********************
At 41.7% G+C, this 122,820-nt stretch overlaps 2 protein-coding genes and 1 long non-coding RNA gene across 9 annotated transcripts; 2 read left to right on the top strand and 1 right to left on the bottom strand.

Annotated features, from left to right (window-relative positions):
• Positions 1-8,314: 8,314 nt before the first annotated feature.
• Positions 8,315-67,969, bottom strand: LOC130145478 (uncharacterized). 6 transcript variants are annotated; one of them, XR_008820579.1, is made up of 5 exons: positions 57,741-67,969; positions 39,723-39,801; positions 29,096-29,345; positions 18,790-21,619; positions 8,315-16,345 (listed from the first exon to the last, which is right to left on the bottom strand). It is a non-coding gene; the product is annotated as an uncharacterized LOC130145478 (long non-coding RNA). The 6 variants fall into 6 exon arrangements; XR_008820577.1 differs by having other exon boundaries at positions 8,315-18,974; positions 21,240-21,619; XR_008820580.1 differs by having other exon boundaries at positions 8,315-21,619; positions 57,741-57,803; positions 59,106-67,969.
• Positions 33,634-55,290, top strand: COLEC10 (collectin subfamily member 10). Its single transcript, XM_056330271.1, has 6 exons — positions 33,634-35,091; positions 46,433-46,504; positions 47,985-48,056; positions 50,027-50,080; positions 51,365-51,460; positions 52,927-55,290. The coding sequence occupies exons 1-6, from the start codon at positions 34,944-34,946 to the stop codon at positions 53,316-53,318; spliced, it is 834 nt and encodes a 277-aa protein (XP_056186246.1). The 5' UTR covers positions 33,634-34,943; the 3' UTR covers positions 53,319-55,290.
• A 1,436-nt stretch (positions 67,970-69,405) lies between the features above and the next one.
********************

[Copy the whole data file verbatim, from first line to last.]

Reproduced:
At 41.7% G+C, this 122,820-nt stretch overlaps 2 protein-coding genes and 1 long non-coding RNA gene across 9 annotated transcripts; 2 read left to right on the top strand and 1 right to left on the bottom strand.

Annotated features, from left to right (window-relative positions):
• Positions 1-8,314: 8,314 nt before the first annotated feature.
• Positions 8,315-67,969, bottom strand: LOC130145478 (uncharacterized). 6 transcript variants are annotated; one of them, XR_008820579.1, is made up of 5 exons: positions 57,741-67,969; positions 39,723-39,801; positions 29,096-29,345; positions 18,790-21,619; positions 8,315-16,345 (listed from the first exon to the last, which is right to left on the bottom strand). It is a non-coding gene; the product is annotated as an uncharacterized LOC130145478 (long non-coding RNA). The 6 variants fall into 6 exon arrangements; XR_008820577.1 differs by having other exon boundaries at positions 8,315-18,974; positions 21,240-21,619; XR_008820580.1 differs by having other exon boundaries at positions 8,315-21,619; positions 57,741-57,803; positions 59,106-67,969.
• Positions 33,634-55,290, top strand: COLEC10 (collectin subfamily member 10). Its single transcript, XM_056330271.1, has 6 exons — positions 33,634-35,091; positions 46,433-46,504; positions 47,985-48,056; positions 50,027-50,080; positions 51,365-51,460; positions 52,927-55,290. The coding sequence occupies exons 1-6, from the start codon at positions 34,944-34,946 to the stop codon at positions 53,316-53,318; spliced, it is 834 nt and encodes a 277-aa protein (XP_056186246.1). The 5' UTR covers positions 33,634-34,943; the 3' UTR covers positions 53,319-55,290.
• A 1,436-nt stretch (positions 67,970-69,405) lies between the features above and the next one.